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Work done by gas under constant pressure

  1. Nov 25, 2011 #1
    Hi, just wanted to ask a simple question:

    In the following equation:

    Work done by gas = Pressure x Change in volume

    does pressure refer to the pressure of the gas (that is doing the work), or does it refer to the external pressure (i.e. pressure of the surrounding gas)?

    I've heard that it is actually external pressure, and I can't for the life of me figure out why...

    Thanks in advance.
     
  2. jcsd
  3. Nov 25, 2011 #2
    Consider how this formula was derived:

    work = force X distance (Eqn. 1)

    force = pressure X area (cross section) (Eqn. 2)

    thus,

    work = pressure X area X distance (Eqn. 3)

    but,

    volume = area X distance (Eqn. 4)

    so,

    work = pressure X volume (Eqn. 5).

    As you can see from Eqn. 2, this is the force (and hence pressure) of the gas doing the work.
     
  4. Nov 25, 2011 #3

    Redbelly98

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    For the work done by the gas, use the gas pressure. For the work done on the surroundings, use the external pressure. These are sometimes equal to each other.
     
  5. Nov 25, 2011 #4
    Thanks for your replies. They agree with what I originally (and still) thought. What I heard must be wrong then... thanks again :)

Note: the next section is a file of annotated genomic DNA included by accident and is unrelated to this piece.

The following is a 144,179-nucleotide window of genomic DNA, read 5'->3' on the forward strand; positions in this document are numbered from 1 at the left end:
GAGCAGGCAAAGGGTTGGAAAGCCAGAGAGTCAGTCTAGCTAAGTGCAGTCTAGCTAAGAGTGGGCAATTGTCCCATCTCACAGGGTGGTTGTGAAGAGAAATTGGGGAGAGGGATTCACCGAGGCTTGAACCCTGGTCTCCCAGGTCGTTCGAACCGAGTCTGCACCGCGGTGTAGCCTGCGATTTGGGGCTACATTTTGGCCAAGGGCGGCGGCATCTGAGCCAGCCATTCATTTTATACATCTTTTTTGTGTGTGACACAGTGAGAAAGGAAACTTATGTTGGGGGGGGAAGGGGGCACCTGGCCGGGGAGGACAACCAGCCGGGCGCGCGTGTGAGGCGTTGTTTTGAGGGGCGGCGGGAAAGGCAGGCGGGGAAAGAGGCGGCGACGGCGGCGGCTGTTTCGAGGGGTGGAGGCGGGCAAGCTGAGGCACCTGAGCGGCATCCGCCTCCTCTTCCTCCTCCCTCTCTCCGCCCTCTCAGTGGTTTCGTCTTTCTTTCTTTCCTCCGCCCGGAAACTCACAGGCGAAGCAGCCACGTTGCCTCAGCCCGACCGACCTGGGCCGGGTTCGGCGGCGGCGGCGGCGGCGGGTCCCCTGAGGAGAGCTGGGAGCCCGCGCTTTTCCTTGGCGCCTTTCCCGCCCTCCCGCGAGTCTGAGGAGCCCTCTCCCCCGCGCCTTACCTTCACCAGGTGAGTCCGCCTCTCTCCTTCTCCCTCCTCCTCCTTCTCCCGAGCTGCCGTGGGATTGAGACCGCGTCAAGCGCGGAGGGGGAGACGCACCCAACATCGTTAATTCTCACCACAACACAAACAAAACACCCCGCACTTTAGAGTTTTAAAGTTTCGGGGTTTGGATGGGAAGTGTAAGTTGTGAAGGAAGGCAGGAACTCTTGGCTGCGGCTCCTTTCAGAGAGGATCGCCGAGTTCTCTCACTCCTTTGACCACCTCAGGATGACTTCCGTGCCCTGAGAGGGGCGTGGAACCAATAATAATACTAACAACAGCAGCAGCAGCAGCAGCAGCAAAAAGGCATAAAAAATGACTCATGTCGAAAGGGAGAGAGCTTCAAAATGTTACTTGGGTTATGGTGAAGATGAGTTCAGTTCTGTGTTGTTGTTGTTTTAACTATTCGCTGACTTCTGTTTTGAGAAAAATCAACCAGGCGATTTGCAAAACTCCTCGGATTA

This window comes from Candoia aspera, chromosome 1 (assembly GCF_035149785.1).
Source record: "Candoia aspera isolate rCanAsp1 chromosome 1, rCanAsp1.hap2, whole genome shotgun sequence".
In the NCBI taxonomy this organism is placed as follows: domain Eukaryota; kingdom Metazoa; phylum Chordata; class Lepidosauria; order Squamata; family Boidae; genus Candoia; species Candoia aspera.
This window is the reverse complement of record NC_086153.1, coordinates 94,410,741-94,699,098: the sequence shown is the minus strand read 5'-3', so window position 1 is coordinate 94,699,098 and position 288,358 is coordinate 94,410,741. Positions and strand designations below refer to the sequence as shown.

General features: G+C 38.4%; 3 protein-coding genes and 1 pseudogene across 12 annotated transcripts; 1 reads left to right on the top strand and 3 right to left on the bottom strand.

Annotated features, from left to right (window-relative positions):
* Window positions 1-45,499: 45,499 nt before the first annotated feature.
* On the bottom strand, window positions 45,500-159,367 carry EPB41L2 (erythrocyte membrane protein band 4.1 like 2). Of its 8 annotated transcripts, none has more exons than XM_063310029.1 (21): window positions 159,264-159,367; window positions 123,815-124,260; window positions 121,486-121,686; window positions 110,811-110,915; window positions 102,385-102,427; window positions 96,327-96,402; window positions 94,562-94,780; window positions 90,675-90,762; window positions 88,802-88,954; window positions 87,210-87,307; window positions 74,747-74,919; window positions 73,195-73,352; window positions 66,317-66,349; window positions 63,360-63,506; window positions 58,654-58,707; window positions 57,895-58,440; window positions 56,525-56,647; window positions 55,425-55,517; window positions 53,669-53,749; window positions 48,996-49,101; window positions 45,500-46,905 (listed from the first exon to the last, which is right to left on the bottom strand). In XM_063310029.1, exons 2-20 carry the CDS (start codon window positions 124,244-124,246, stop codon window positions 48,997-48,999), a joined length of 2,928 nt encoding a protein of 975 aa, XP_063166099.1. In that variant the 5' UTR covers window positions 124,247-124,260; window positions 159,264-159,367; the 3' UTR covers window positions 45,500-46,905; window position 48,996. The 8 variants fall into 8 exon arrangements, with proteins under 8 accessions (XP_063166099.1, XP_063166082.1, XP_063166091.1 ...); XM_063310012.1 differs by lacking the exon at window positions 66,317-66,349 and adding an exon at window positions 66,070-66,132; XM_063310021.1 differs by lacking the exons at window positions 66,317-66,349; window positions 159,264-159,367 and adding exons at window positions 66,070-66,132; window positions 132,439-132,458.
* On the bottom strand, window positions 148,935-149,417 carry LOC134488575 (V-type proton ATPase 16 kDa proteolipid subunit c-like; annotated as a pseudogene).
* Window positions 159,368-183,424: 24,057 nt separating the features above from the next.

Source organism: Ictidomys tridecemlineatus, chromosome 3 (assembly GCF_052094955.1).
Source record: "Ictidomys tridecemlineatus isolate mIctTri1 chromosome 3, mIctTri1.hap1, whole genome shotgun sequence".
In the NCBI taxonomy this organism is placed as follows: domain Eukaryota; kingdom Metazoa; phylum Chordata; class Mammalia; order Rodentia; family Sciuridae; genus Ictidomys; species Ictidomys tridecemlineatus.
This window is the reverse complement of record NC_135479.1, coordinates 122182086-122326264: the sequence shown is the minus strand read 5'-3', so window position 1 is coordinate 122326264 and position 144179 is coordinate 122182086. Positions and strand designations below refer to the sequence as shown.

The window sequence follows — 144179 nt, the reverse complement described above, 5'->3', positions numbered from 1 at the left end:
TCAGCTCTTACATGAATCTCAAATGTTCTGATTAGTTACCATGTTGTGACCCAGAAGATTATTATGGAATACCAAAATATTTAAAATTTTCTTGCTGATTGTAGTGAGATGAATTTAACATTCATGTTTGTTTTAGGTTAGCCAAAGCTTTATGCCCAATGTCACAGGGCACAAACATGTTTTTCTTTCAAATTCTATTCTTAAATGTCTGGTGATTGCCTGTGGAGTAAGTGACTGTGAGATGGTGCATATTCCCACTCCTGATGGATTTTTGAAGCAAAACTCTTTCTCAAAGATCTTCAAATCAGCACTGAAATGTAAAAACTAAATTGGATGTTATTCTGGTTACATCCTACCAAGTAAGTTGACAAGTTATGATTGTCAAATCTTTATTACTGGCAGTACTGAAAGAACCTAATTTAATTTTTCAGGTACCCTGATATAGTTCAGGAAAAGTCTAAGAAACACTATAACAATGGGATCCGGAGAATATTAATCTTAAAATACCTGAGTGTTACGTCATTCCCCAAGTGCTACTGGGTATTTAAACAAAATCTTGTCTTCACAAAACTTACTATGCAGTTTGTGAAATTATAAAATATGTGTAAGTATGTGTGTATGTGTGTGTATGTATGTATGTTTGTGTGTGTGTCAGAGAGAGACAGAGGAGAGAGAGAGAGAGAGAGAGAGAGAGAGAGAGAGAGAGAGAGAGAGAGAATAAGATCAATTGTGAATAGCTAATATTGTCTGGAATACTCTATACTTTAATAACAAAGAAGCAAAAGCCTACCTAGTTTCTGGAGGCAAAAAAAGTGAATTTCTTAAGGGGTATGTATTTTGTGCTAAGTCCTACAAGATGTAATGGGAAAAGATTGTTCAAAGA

6. Nov 25, 2011 #5

    Andrew Mason

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    It is not quite as simple as that. A free expansion of a gas (expansion against 0 external pressure) does no work, so you would not use the internal gas pressure to determine the work done by the gas (work done=0). If the expansion does dynamic work - in moving a piston with non-negligible mass vertically for example, you would not use external pressure to determine the work done on the surroundings (work done > ∫Pext dV)

    Generally, if the process is not quasistatic, you cannot use ∫PdV to accurately determine the work done by the gas (where P is either internal or external pressure) as this does not take into account dynamic work.

    However, if the dynamic work is much less than the static work, ∫PexternaldV would be a good approximation of the work done by the gas in an expansion and -∫PinternaldV would be a good approximation of the work done on the gas in a compression.

    AM
     
    Last edited: Nov 25, 2011
  7. Nov 26, 2011 #6
    Great! Thanks for your insightful points Andrew :)

    I would like to ask about some of them in more detail though:

    1. For a free expansion of a gas, could I consider it to be a special case where by w.d. = p(delta)V does not apply? My rationale is that since this equation is derived from w.d. = Fd, where F is the force exerted by the gas on ANOTHER body, it would not apply for free expansion since the gas does not exert a force on another body (the gas molecules may exert a force on each other but that still does not cause it to do any work as a whole)? To put it simply, this equation only applies to where there is an interaction of the gas with another body.

    2. Totally agree with your point about not using external pressure to determine dynamic work. But I'm still not sure why can't I use ∫PinternaldV to determine the work done by the gas in a non-quasistatic process. For example, if I have a high-pressure gas trapped in a chamber with a heavy piston, with external atmospheric pressure, the force exerted by the gas on the piston (pinternalA) does work on the atmosphere, and on the piston (giving it K.E.). Thus, work done by gas, ∫PinternaldV = Work done on atmosphere ∫PexternaldV + Increase in K.E. of piston. Am I missing anything?

    Thanks again.
     
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